Which rules violated? Rather, how many?

Shooters regularly pass opinions on negligent discharges they hear about in the media. Which of Cooper's Four Rules of firearm safety were violated in such-and-such event? This is no Monday-morning quarterbacking, it's a reminder to gun owners of their responsibilities and the risks they face.

Now that Uncle Radley has drawn widespread attention to the militarization of police, and the excessive use of dynamic entries, by the now-famous video, perhaps it's time for these entries to receive similar scrutiny against a set of rules that allow us to judge (yes, judge: to sit in judgment of, to criticize, to pass opinion on) the actions of police officers.

The acts of police must face scrutiny just as the acts of mayors, presidents, senators, or representatives. They act on our behalf. To those who complain that mere civilians cannot presume to judge the actions of SWAT officers because have not walked in their boots, I call bullshit. If we cannot evaluate the actions of those who claim to serve us, we cannot determine whether they are serving us at all, and we cannot determine whether they are breaking laws themselves. The role of servant and served would be reversed.

To judge their actions, we need a standard. It was Say Uncle or James Rummel (I can't remember) who pointed me to Sir Robert Peel's (or Mayne's) principles of policing.

So, gentle readers: which principles of police conduct were violated in the Columbia raid? For the moment let's convene on Peel's version of the principles.

Note: whether the dad was a dope-dealing scumbag is not relevant. Don't address it. The rules aren't about him.


James R. Rummel said...

This is a great question, and one that should be debated. Let me think on it for a few hours so I can organize my impressions.

Anonymous said...

I'm an outside observer (don't live in North America). I might as well have a go at answering this.

1. The basic mission for which the police exist is to prevent crime and disorder.

Seems to me that in this case they were the ones committing the crimes (animal cruelty, reckless endangerment, etc.) and disorder. So I'd say this one is violated.

2. The ability of the police to perform their duties is dependent upon public approval of police actions.

I'd say from the feedback I have seen to far, the majority of the public does not approve of this action. Make that two.

3. Police must secure the willing co-operation of the public in voluntary observance of the law to be able to secure and maintain the respect of the public.

Barging into some guy's house in SWAT gear on a misdemeanor charge is definitely not "voluntary observance of the law" and is not likely to encourage it so make that three.

4. The degree of co-operation of the public that can be secured diminishes proportionately to the necessity of the use of physical force.

I'd say this case (and others like it) has diminished it significantly so that's four.

5. Police seek and preserve public favour not by catering to public opinion but by constantly demonstrating absolute impartial service to the law.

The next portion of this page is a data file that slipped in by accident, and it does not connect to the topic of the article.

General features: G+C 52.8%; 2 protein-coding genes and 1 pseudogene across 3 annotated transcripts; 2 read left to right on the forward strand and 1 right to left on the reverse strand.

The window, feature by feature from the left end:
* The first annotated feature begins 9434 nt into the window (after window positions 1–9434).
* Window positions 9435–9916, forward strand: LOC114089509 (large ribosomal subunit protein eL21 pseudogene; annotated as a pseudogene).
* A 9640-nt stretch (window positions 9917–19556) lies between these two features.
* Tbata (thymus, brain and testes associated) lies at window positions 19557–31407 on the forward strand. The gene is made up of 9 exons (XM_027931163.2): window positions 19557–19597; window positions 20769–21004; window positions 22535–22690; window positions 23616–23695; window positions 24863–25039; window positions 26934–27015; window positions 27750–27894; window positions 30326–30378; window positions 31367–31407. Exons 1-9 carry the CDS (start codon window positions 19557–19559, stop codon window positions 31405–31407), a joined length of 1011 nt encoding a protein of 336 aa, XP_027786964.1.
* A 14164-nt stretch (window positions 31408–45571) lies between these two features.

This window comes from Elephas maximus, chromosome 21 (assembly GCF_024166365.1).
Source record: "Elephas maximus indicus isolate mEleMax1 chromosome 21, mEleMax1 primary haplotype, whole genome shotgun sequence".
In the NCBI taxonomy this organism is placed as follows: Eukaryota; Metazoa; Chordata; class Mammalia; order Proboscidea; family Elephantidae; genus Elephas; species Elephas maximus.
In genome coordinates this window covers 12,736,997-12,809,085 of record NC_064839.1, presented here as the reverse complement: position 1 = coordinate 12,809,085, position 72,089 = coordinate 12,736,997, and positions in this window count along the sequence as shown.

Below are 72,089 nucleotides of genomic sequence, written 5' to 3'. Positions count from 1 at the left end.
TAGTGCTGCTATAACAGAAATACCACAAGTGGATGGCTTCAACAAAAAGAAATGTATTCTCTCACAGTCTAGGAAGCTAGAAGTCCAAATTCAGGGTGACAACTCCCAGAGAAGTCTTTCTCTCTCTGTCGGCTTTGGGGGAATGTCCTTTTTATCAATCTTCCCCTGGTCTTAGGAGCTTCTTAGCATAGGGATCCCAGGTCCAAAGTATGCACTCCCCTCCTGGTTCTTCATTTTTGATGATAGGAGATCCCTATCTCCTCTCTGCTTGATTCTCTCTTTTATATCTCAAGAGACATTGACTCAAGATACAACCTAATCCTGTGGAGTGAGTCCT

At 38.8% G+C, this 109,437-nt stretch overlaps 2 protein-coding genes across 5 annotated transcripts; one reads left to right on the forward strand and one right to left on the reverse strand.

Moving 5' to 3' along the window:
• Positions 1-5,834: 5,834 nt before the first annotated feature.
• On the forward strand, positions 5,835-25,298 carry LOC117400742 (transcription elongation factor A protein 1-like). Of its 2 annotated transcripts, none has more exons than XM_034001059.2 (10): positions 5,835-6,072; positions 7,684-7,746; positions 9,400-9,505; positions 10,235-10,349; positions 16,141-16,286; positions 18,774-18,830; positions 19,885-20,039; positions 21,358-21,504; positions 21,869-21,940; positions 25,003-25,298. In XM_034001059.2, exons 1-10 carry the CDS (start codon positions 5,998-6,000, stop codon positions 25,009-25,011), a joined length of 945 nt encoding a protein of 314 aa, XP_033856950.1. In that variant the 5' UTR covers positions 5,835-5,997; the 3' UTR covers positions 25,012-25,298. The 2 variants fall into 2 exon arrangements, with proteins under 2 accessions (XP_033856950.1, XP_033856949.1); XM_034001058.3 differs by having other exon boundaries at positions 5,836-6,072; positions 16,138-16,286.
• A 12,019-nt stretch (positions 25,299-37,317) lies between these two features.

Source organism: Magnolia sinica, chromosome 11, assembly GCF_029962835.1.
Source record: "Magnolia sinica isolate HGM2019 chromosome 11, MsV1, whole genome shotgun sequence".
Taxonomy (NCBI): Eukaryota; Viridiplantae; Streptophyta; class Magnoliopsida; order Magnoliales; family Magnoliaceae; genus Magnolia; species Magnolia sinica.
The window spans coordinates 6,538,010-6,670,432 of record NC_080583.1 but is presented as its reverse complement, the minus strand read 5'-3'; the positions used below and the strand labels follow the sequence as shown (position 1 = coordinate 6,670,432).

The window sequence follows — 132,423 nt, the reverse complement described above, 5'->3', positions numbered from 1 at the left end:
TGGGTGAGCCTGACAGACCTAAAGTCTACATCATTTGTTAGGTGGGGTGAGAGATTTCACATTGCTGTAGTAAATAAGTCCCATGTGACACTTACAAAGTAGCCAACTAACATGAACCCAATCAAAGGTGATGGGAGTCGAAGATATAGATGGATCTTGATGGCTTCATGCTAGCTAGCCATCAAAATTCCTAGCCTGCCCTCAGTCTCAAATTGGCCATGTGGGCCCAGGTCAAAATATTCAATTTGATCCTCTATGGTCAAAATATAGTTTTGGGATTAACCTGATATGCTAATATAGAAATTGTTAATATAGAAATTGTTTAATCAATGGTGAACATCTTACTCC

Given that the militarisation of the "war on drugs" is pretty much directly catering to public opinion I'm tempted to say this one has been violated but I'm not entirely sure. Let's say four and a half.

6. Police use physical force to the extent necessary to secure observance of the law or to restore order only when the exercise of persuasion, advice and warning is found to be insufficient.

No question this one was violated. Five and a half.

7. Police, at all times, should maintain a relationship with the public that gives reality to the historic tradition that the police are the public and the public are the police; the police being only members of the public who are paid to give full-time attention to duties which are incumbent on every citizen in the interests of community welfare and existence

In this case they seem to be acting in the interests of the police. Six and a half.

8. Police should always direct their action strictly towards their functions and never appear to usurp the powers of the judiciary.

They were judge, jury & executioner to at least one innocent dog. Still, presumably a judge approved this travesty so I'm not sure. Call it seven.

9. The test of police efficiency is the absence of crime and disorder, not the visible evidence of police action in dealing with it.

The "war on drugs" seems to have created a lot of violent crime and not have any significant effect on drug use. So I'd count this one as violated too.

All in all I'd say the expanding number of SWAT rails on non-violent small-time drug users violate pretty much all these rules in one way or another.

The funny thing is, all the police I've actually had a chance to talk to seem like nice guys and not the types to go around shooting animals and terrorising children for no good reason.

abprosper said...

While yes the police were wrong here, its the idiots in charge who are responsible. We as a society need to stop with the chest beating, man up and realize that a war on drugs (or guns or adult porn or whatever ) and a climate of fear propagated by gun rags, power hungry crooks , arms dealers and the media is not compatible with a free society .

Being free means having enough basic courage and integrity to leave others well enough alone.

As to what the previous poster said, most cops individually are quite decent people,

its the "Blue Gang/SWAT/Milgram Experiment mentality" that is the issue Us vs Them, My Tribe vs Your Tribe.

Better laws are the only real solution